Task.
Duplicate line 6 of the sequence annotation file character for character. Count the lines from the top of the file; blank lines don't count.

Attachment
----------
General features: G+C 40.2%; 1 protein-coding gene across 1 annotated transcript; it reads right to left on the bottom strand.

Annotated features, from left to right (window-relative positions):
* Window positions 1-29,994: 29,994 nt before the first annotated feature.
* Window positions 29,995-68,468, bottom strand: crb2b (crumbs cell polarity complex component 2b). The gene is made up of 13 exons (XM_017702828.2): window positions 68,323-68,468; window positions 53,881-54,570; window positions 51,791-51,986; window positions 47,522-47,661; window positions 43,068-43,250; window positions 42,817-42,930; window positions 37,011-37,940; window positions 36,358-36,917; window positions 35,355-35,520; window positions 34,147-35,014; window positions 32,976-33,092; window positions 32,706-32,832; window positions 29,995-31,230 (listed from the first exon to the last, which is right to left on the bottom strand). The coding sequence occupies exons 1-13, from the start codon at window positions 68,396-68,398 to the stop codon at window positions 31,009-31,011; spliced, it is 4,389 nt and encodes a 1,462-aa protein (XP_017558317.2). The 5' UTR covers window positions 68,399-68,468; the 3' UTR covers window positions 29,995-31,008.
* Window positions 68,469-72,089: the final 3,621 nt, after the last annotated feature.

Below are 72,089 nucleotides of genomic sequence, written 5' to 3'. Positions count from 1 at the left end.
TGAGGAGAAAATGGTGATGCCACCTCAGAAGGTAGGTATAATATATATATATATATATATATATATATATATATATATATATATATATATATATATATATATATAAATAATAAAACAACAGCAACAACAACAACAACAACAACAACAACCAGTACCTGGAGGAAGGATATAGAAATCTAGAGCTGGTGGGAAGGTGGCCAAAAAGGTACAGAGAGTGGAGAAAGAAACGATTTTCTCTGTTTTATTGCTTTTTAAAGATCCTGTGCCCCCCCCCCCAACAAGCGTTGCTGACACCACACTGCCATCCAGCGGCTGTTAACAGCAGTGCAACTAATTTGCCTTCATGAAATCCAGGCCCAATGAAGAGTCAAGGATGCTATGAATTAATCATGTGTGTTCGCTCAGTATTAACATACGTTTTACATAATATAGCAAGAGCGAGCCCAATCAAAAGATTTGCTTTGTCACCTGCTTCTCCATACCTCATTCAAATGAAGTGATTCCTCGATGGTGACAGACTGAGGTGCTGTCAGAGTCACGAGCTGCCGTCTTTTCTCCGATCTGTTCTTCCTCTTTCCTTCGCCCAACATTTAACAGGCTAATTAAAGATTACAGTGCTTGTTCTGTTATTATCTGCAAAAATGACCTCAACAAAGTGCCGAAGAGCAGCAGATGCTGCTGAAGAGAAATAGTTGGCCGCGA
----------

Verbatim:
Below are 72,089 nucleotides of genomic sequence, written 5' to 3'. Positions count from 1 at the left end.